DJK: Obsessiveness. I might get an email from someone and then I’ll go to their website and find a link to somewhere else. With the internet, you can discover stuff from all over the world, choose what you want, email them, and have the stuff in the store within a week. The internet has facilitated Family in a way.

MSM: Do you think Family could exist outside of LA?

DJK: I wonder. Sometimes I think we should move to New York but the rent would be crazy. I can only speculate, but the thing with LA that is different to New York is that in New York people expect different, smart, impressive things to happen. But in LA, people are psyched if anything is going on!

MSM: Is that why you established the Hope gallery? To just get people excited about more stuff you were into?

DJK: Oh we actually just closed Hope! Not for good, but that location was really expensive, and when the recession happened all the stores around us closed and more opened that were really whack. We were playing loads of rent to be in a block that wasn’t cool at all anymore. I want to do less shows so it’s less stressful, and I want to be in an area where there are things we share a kinship with.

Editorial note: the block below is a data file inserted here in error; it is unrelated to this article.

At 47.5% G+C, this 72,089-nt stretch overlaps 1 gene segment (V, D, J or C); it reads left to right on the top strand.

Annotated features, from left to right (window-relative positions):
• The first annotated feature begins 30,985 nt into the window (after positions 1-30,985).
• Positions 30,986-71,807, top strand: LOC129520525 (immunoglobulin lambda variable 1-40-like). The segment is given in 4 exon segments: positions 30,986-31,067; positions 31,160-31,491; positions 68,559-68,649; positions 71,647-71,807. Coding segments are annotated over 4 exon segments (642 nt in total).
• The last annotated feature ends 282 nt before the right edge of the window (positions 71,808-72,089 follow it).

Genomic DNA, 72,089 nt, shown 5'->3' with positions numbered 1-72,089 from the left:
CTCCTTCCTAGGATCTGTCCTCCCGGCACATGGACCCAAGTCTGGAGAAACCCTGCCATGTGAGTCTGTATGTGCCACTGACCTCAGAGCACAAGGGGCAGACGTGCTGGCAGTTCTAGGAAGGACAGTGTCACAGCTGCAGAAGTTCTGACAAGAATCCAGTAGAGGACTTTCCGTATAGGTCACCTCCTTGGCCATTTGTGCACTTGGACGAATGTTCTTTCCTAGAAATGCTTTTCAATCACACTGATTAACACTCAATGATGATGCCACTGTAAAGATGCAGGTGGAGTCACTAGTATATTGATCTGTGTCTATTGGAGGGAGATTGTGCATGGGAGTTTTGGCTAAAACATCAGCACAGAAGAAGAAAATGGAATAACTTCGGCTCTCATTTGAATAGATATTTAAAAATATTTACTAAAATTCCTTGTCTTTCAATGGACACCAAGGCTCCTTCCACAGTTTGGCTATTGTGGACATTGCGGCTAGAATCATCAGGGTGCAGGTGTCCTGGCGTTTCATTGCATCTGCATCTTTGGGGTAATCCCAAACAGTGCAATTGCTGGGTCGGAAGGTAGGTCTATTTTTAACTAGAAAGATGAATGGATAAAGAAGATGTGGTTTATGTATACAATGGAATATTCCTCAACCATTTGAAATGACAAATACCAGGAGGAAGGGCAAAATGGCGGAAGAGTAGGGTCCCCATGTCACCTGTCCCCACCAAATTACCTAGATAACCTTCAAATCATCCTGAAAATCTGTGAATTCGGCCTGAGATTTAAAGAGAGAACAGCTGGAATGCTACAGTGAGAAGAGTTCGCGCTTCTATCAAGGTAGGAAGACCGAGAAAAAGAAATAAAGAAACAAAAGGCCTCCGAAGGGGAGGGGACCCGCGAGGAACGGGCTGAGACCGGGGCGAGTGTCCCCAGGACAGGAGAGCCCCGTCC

MSM: That kinship seems very strong in Los Angeles. With The Smell, Aaron Rose and ANP Quarterly, Cinefamily, Oogabooga store and the rest, that niche LA scene is now iconic and almost acts as a beacon of hope for independent communities worldwide – you’ve been mythologised and canonised. What is it about LA that drives that creativity, do you think?

DJK: There’s just not that many people! We’re just a bunch of friends, and I guess everyone is psyched on each others energy in a way. We’ve had this convergence of people who think alike, but not in an obvious way. Everyone who’s smart and isn’t jaded.

Also most of the people who shop at Family aren’t necessarily cool. The spectrum of things we carry is really wide, and we never wanted to be exclusive, it was always supposed to be a huge eclectic range of stuff that everyone would find accessible and that would be inspiring on every level. Not like an exclusive, cool club.

MSM: So, what is it you think that drives that dialogue, that mythology, around Family?